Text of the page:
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Understanding Screenwriting #104: Lincoln, Skyfall, Flight, & More

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Understanding Screenwriting #104: <em>Lincoln</em>, <em>Skyfall</em>, <em>Flight</em>, & More

Coming Up In This Column: Lincoln, Skyfall, Flight, Silver Linings Playbook, Middle of Nowhere, Covert Affairs but first…

Fan Mail: First an addition to US#103. I mentioned in the credits for Argo that there was another source listed in the credits of the film, but I could not find it. Shortly after I sent off the column, the new issue of the British magazine Sight & Sound arrived. It identifies the other source as “based on a selection from The Master of Disguise by Antonio J. Mendez.” I’m guessing that’s the Tony Mendez.

David Ehrenstein liked my Sharon and Roman story so much he has added it to his one-man show, currently at finer bookstores near you.

“Erbear423” understandably took me to task for appearing to dump Paul Dano and Jesse Eisenberg into the same category as Adam Sandler and Andy Samberg. I can see how you can read my comments that way, but what I was trying to get at was more the kinds of roles they often play rather than the actors themselves. I like Dano and Eisenberg very much and they have been terrific in some very good movies, but even then they are often playing the sensitive young man finding his way in the world. My point was that there were no characters like that in Argo, for which I was grateful. As for Adam and Andy, they’re on their own.

Lincoln (2012. Written by Tony Kushner, based in part on the book Team of Rivals: The Political Genius of Abraham Lincoln by Doris Kearns Goodwin. 150 minutes.)

The public figure: I have always liked Tony Kushner, and not just the concept of Tony Kushner the public writer. The latter would be the playwright and activist who writes about public issues like AIDS, race, violence and politics. What I like about Kushner is that he is a hell of an interesting writer. OK, I will admit that when I first saw the stage play Angels in America in 1995, the writing instructor in me mentally got out my red grading pen. I imagined waving it in the air, saying, “You can cut this;” “You’ve said that three times, twice is probably enough;” “We don’t need all that.” Even though the TV film of Angels (2004) was shorter than the play, I brought out the mental red pen again. And his 2001 play Homebody/Kabul was probably talkier than it needed to be. But his book for the 2002 musical Caroline, or Change was a model of precision. And his screenplay, co-written by Eric Roth, of the 2005 film Munich was one of the smartest scripts of the last decade.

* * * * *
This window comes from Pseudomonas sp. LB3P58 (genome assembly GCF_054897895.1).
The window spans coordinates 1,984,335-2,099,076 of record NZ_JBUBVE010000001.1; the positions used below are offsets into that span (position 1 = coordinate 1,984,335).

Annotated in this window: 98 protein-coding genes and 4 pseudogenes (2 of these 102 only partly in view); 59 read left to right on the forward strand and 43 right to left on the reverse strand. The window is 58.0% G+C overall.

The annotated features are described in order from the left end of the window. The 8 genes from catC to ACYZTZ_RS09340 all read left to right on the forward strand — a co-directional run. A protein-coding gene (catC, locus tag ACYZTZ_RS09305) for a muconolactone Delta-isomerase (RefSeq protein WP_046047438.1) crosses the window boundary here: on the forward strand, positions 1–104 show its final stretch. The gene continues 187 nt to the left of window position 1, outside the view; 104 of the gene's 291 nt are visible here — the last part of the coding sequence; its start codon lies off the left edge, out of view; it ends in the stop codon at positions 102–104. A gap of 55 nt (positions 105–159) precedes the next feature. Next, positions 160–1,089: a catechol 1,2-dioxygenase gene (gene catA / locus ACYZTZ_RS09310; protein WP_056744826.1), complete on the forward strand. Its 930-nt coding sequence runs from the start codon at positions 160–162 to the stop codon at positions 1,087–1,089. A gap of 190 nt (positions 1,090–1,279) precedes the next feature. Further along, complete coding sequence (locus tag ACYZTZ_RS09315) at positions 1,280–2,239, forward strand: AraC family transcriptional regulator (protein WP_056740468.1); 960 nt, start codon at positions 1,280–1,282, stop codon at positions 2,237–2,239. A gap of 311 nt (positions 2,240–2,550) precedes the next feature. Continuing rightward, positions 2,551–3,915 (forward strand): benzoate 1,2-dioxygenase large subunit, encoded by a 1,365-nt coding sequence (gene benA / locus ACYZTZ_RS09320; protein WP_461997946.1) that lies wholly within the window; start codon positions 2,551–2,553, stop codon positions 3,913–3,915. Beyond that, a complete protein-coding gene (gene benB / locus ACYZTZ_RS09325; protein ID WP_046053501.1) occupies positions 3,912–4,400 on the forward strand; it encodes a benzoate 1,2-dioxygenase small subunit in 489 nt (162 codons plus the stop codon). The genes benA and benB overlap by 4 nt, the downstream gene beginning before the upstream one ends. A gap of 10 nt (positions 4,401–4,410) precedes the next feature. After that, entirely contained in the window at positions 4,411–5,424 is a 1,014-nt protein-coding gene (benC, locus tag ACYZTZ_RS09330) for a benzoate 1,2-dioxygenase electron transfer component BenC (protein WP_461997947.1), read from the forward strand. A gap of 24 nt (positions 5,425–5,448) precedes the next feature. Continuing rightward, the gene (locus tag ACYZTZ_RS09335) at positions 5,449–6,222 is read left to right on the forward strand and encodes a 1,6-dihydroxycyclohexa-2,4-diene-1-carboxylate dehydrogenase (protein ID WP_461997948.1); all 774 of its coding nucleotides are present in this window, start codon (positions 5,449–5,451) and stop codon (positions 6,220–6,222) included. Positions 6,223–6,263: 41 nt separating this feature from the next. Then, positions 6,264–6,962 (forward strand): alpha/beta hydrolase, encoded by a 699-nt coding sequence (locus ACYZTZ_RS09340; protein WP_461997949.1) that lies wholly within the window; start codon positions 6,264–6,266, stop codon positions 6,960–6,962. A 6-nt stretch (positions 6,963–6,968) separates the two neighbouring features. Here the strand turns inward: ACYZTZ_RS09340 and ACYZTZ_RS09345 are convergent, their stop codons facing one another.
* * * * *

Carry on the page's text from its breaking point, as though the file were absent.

According to an article in the Los Angeles Times by Rebecca Keegan, Steven Spielberg had been fascinated by Abraham Lincoln since he was a kid. In 2001 he optioned Goodwin’s book, even though she had not yet finished writing it. Spielberg tried other screenwriters, but was unhappy with the results. The screenplays were all over the map. Finally he went to Kushner, who worked on the script for five years. In typical Kushner style, the first draft ran 500 pages, about 150 pages of which interested Spielberg: Lincoln trying to get the 13th Amendment past the recalcitrant House of Representatives to outlaw slavery for good. Why would that appeal to Spielberg? The storyline has no spectacle, no chance for elaborate swirling camera moves, and not even much of a chance for a sweeping John Williams score. Spielberg told Keegan, “I was getting into a performance art form of literature and language, without any of my super-strengths that I could turn to make something magically stand out to audiences. It was an experience I’ve always desired to have and never allowed myself to have it until Lincoln came into my life.” Keegan does not report whether he had this idea before hiring Kushner, or whether it developed as Kushner wrote the screenplay. Anthony Lane, in his New Yorker review, thinks there is a conflict between Kushner and Spielberg’s styles in the film, but I think not. What Spielberg’s vision meant was that he was going to have to put his talents at the service of the material, which is exactly what he does. The film becomes as much the writer’s film as the director’s.